We started the day by heading in to Lily’s spring ballet recital. Because I wasn’t sure about traffic and parking, we left the house pretty early, so early that we had 45 minutes to spare. To keep Elizabeth and Campbell from destroying Ballet Austin, we wandered over to the farmers’ market for coffee, lemonade and breakfast tacos for all.

family

Look at me! Wearing an actual dress. Elizabeth’s attire got plenty of laughs and comments.

The ballet recital went off without a hitch. Lily had her serious ballet face on through the whole thing. Afterwards, we gave her flowers and presents, and she was just thrilled to be the center of attention.

ballet

From ballet we headed to South Congress for lunch at Guero’s. I don’t know what I was thinking braving South Congress on a nice Saturday. There were hipsters and tourists and hippies everywhere. We got the last available table at Guero’s, which was packed and noisy. Fortunately, they know how to turn tables there, and lunch was delicious and fairly fast.

Because we were within smelling distance of a yarn store, Knittergran insisted on a walk down to Hill Country Weavers. It was quite a challenge keeping four reluctant, tired kids together in the crowds, but we managed. I didn’t even try to go yarn shopping. Campbell and I sat on the swing on the front porch of the store and watched the crowds go by.

Hill Country Weavers is right next to the Hey Cupcake trailer, so of course we had to get cupcakes. Their new John Lemmon is to die for, by the way.

soco

Knittergran wanted to stop in one more store, but the littles were DONE. I took them back to the car while Ella and Lily went shopping with Knittergran. And then we headed for home.

Unfortunately, that wasn’t the end of the day’s adventure. Knittergran, ages ago, had promised to buy Ella a sewing machine, and Ella decided that Saturday was the day. We did research online and found the machine we wanted at Walmart. According to their site, they had one available in a store about 30 minutes from the house. So off we went, Elizabeth in tow.

It turned out that the machine they had in stock was the floor model, which they weren’t allowed to sell us. So we went to Target, and we ended up empty handed there, too. But we did get a rug, curtains and a lamp for Ella’s room, a lamp for Elizabeth’s room, and curtains for Lily’s room. And some cute shoes for me.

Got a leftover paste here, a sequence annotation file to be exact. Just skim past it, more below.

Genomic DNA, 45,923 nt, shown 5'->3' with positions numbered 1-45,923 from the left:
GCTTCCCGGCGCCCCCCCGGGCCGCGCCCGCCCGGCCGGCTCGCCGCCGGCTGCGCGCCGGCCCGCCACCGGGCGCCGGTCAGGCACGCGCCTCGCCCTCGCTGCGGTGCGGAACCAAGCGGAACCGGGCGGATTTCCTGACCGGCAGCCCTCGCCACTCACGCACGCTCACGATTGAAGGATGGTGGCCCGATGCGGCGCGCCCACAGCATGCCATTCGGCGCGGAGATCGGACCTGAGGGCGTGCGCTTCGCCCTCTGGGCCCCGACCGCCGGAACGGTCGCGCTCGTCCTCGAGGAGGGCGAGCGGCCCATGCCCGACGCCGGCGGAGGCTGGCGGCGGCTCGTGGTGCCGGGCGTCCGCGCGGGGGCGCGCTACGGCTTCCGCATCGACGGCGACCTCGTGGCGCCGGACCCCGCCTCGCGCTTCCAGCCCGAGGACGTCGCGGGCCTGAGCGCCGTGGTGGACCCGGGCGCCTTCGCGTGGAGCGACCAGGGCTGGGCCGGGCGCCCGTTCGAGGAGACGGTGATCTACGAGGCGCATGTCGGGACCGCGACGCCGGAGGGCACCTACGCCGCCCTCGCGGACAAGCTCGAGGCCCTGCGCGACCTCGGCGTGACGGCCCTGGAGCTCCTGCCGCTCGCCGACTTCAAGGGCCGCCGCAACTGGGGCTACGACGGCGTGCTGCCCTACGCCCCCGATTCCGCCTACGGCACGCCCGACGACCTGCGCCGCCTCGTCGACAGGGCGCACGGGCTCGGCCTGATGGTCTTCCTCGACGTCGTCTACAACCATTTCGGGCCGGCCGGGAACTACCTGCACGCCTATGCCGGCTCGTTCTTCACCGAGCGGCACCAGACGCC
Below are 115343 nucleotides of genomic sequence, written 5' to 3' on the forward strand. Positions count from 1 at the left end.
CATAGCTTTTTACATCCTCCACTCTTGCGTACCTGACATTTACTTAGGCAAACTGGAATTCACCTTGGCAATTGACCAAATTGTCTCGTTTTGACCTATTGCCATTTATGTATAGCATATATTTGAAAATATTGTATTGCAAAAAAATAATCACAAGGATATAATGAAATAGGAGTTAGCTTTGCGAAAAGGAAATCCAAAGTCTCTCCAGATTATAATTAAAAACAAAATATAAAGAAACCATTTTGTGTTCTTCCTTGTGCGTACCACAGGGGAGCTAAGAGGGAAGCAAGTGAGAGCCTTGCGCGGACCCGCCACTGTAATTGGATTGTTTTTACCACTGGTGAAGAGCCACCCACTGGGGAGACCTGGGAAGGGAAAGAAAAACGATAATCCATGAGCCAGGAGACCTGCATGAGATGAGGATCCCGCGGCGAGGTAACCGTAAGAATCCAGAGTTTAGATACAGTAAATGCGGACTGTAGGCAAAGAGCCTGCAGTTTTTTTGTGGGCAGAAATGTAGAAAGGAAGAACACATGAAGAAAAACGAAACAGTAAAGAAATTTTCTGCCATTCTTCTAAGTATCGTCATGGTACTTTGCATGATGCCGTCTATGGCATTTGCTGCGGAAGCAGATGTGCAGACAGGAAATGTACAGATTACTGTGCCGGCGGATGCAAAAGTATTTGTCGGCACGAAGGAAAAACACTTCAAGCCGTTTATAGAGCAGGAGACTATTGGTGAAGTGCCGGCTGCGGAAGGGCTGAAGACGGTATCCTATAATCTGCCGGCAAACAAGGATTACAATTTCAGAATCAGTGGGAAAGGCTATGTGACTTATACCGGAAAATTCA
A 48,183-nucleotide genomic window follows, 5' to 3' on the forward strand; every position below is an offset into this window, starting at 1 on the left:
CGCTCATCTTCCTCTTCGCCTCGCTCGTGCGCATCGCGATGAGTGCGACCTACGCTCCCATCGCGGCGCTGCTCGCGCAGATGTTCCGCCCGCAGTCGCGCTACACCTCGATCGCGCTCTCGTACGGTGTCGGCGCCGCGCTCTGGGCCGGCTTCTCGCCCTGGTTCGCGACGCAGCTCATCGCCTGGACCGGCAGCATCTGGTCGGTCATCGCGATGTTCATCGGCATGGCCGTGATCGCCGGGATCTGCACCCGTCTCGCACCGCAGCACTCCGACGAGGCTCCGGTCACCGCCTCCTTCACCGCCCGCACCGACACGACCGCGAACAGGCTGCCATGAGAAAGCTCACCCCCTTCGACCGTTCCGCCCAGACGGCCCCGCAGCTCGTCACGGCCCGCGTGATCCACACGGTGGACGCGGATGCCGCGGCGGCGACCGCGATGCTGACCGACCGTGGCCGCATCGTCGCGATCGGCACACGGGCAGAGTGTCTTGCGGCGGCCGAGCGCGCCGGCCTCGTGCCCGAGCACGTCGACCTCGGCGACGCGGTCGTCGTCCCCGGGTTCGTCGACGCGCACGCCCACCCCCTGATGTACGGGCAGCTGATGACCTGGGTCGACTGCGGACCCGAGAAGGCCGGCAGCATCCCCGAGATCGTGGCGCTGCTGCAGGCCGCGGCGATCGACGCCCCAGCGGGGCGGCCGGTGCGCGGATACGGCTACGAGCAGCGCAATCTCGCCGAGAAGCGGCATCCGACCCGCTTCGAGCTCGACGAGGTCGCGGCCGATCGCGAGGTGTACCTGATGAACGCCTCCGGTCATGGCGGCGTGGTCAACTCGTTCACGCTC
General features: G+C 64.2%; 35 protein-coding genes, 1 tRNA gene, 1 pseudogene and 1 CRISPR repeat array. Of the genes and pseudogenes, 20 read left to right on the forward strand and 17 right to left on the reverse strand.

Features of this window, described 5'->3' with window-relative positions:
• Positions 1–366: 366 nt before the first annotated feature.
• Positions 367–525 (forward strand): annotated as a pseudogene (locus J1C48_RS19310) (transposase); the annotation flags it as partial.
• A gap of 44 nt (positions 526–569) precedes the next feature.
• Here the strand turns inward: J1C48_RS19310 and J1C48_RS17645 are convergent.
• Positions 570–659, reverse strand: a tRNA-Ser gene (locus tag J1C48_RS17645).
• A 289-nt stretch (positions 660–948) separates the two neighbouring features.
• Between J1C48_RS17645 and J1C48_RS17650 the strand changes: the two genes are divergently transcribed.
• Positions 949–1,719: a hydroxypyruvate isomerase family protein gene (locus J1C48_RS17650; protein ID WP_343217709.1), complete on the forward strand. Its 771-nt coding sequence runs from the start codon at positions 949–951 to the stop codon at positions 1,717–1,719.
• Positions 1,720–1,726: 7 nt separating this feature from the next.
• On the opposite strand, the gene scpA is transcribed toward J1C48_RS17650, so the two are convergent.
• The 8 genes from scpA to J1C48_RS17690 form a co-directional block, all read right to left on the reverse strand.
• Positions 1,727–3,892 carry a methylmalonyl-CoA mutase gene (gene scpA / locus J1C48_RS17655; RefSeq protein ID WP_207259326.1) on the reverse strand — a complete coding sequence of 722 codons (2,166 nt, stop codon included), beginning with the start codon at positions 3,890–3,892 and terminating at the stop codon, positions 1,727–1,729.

I don’t remember the last time we had such a busy day. Knittergran is going to collapse from exhaustion when she gets on the plane today. Campbell and Elizabeth will miss their constant audience.

Thursday, May 17, 2012

Finally

I am terrible at buying presents for my husband. He ends up returning, giving away or not wearing whatever I manage to buy him. In my defense, he is incredibly picky about clothes given that he lives in shorts and polo shirts. I marvel at my friends who can buy clothing for their husbands. The only way I can do that is if I text him a picture of the item from the store for pre-approval. And even then, there’s a strong chance whatever it is will just get tossed into the back of the closet.

There have been a few successes, like the final season of the Sopranos on DVD, a sling player, and a book here and there. But the misses have been epic – “Why did you think I’d like a sprinkler that looks like a tractor for my birthday?”

This year, though, I scored big time. B loves popcorn, as in would eat it every day loves popcorn (as long as it’s not microwave popcorn). We have a cupboard in the new kitchen just for popcorn supplies. B’s beloved air popper died about a month ago, and he put a new one on my shopping list. It turns out that air poppers are hard to find in stores – Target, Walmart and HEB don’t carry them.

But then . . . I decided to look for an industrial size popcorn popper, like they have at carnivals and fairs. We’ve rented them a few times for parties, and B has always loved having one in the house.